What is a Personal Safety Plan?
The Northwest Pennsylvania (NW PA) Veteran Suicide Prevention Program operates on a three-pronged approach involving healthcare providers, community organizations, and Veterans and their families. A Personal Safety Plan is a tool that can be used by anyone to empower Veterans by helping them prepare for steps that can help avert a behavioral health crisis or suicidal thoughts. Through a series of discussions, a trusted caregiver, family member, or friend can help a Veteran create a plan that best meets their personal needs.
Please reach out to us if you have any questions or would like to speak with someone about publicizing the NW PA Veteran Suicide Prevention Program in your community.
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Why Personal Safety Plans Save Lives
A Personal Safety Plan is more than a piece of paper. It is an agreed-upon strategy indicating how family members or loved ones should respond in a crisis. Time must be dedicated to regularly reviewing and practicing the safety strategies in the plan. Veterans have a high degree of familiarity with firearms and are more likely than members of the U.S. general population to have access to firearms. Reducing access to lethal means such as firearms and medications builds time and space between the impulse to act and the means to harm oneself. By collaborating with Veterans ahead of time, we can help them survive a suicidal crisis.
Reducing Risk for Firearm Suicide
Everyone has a role to play in promoting lethal means safety. Health care and social service providers are in a unique position to educate Veterans and their loved ones about the importance of safe storage options. Firearm owners, dealers, shooting clubs, hunting organizations, and others can also help promote firearm safety and increase involvement in suicide prevention. Some ideas to incorporate into a Personal Safety Plan include:
- Temporary off-site storage options include family members, friends, police departments, gun shops, or shooting clubs.
- Safe storage options in the home —preferably while giving a key or safe combination to a loved one —include a cable lock, trigger lock, lock box, or gun safe.
- Even storing ammunition separately from guns reduces suicide risk.
Reducing Risk from Lethal Medications
During periods of suicide risk, options for preventing intentional or unintentional overdose from medications or illicit drugs include:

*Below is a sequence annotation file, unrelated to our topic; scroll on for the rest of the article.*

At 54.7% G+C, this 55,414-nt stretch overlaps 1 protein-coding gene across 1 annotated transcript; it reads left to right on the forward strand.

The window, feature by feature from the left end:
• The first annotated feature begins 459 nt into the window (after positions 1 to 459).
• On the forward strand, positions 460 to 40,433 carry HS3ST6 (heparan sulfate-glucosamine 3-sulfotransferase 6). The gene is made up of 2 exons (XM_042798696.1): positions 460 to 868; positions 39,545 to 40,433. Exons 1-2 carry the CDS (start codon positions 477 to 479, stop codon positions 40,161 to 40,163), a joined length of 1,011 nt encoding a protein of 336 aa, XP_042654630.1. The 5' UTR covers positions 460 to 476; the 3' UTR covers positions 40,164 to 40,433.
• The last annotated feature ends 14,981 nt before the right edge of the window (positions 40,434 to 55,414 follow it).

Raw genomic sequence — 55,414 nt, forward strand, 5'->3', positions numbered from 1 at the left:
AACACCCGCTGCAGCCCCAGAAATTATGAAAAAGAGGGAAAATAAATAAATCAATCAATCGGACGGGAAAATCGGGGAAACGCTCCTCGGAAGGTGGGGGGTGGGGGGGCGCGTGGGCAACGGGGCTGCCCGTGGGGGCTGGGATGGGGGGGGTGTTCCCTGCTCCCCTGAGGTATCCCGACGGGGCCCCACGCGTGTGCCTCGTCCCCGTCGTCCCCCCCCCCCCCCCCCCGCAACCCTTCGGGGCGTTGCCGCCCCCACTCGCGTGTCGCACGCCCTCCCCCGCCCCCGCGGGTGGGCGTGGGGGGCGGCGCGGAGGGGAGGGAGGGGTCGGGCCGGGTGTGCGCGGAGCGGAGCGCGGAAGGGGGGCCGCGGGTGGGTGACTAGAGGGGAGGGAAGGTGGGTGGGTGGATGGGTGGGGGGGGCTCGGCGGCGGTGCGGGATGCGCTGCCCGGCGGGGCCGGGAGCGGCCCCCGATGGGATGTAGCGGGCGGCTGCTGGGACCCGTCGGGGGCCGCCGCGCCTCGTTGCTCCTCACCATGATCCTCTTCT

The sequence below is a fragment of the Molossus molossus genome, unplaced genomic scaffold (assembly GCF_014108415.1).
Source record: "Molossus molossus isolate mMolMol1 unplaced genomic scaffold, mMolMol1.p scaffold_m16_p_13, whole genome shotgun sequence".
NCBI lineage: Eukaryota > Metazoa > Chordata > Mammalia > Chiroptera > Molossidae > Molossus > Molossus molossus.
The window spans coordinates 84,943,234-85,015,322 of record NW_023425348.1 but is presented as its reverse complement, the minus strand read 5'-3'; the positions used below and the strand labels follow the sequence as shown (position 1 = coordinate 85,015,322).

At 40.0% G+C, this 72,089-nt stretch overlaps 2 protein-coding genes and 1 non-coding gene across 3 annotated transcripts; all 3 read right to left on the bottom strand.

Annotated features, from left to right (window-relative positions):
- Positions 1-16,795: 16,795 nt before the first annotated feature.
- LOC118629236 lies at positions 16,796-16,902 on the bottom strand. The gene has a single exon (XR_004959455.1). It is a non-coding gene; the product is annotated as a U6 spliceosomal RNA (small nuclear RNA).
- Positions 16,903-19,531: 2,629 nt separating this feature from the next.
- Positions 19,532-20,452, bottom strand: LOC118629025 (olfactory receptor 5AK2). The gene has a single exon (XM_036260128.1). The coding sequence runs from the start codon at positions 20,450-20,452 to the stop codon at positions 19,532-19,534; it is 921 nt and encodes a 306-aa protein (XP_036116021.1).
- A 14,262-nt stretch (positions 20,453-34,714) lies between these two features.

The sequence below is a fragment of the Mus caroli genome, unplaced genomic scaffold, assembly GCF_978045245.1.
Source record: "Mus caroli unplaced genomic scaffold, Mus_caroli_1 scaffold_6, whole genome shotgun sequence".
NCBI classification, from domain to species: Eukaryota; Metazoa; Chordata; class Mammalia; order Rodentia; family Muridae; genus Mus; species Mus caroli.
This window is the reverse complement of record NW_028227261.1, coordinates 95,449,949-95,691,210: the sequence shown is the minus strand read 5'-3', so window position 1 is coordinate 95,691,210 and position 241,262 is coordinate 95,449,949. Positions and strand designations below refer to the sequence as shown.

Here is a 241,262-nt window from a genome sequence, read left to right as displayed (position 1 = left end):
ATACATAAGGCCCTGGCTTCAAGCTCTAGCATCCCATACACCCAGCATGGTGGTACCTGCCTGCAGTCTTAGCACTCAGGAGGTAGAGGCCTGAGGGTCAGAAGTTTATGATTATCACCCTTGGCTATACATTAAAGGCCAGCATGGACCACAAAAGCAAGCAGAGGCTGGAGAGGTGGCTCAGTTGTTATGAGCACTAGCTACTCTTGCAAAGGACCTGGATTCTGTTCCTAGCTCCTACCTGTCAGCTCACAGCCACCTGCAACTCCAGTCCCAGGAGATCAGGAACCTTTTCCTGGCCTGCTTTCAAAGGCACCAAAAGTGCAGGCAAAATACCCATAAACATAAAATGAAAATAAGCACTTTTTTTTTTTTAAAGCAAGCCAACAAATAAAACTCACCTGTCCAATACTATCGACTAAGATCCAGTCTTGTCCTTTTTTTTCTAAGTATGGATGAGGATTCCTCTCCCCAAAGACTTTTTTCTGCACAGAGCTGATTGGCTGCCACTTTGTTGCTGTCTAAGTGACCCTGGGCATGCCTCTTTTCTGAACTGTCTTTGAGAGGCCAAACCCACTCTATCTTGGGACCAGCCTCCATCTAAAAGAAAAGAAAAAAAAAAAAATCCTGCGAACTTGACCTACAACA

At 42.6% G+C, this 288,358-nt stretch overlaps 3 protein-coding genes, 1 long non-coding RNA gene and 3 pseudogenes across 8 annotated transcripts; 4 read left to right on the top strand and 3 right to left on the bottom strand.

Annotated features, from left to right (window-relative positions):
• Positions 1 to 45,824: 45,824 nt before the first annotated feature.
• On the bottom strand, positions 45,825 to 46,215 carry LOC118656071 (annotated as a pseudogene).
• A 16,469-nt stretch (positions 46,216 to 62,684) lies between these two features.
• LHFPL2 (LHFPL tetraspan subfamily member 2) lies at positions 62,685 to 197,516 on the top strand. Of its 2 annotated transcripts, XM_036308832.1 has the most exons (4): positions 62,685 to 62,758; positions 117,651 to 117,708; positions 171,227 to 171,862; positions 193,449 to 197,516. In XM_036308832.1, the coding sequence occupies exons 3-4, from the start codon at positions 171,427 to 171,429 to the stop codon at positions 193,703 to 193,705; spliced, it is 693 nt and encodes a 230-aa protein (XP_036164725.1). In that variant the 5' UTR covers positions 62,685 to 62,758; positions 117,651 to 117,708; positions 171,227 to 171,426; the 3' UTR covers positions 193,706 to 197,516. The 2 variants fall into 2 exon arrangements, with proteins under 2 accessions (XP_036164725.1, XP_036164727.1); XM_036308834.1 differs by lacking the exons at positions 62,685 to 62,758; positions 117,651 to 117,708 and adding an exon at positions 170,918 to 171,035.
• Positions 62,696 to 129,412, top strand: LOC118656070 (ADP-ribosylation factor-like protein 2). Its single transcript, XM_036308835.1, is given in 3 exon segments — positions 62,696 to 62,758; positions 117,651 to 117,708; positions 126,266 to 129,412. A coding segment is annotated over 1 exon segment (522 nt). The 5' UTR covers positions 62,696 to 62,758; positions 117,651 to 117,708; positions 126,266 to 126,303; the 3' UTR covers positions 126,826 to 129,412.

- Having a family member or friend administer medication in the correct dosage.
- Asking a doctor or pharmacist to limit the number of refills or pills prescribed.
- Portioning pills for a few days and locking the rest away or giving them to a trusted family member or friend.
- Disposing of unused medication at a pharmacy or using safe at-home disposal kits.
- Having naloxone (e.g., Narcan) available to rapidly reverse an opioid overdose.
Personal Safety Plans: A conversation that can save a life.
All too often, starting the conversation about a Personal Safety Plan is the hardest step. However, it’s a necessary step that can save a life. Here are some suggestions for getting started:
- “How do you currently store your firearms/medications?”
- “What concerns do you have about storing them more safely?”
- “Who could hold the key to your gun lock/set the combination to your gun safe for a while until this rough part is over?”
- “How can you help keep yourself safe from substances when you’re in a crisis (e.g., by removing alcohol from the home)?”
- “Who can help support you during a difficult time? Are you interested in talking to someone else about this (e.g., discussing lethal means safety and other clinical resources with a peer)?”
If the Veteran doesn’t want to take steps toward safe storage now:
- “How will we know when it’s time to take extra steps or do something differently?”
- “Let’s make a plan for following up on this.”
- “Can you think of anything else you could do to increase your safety during this tough time?”
Another suggestion is to complete a Personal Safety Plan for yourself and then ask a friend or family member if they will be one of your contacts if you need a friend to talk to. Then, offer to be one of their contacts by encouraging them to complete a plan of their own. This humble approach helps reduce stigma and underscores that everyone can benefit from a Personal Safety Plan before they experience a crisis.
Looking to Get Involved?
Whether you identify as a healthcare provider, community organization, or Veteran, there are several opportunities through the NW PA Veteran Suicide Prevention Program and PERU to connect to resources, participate in educational training, and promote harm reduction strategies. We are actively recruiting healthcare and community partners to work with us in meeting our goals and objectives. To learn more, visit the program website at theresilientveteran.org.
Need Help? Know Someone Who Does? Contact the National Suicide Prevention Lifeline at 988 or use the online Lifeline Crisis Chat. Both are free and confidential. You’ll be connected to a skilled, trained counselor in your area.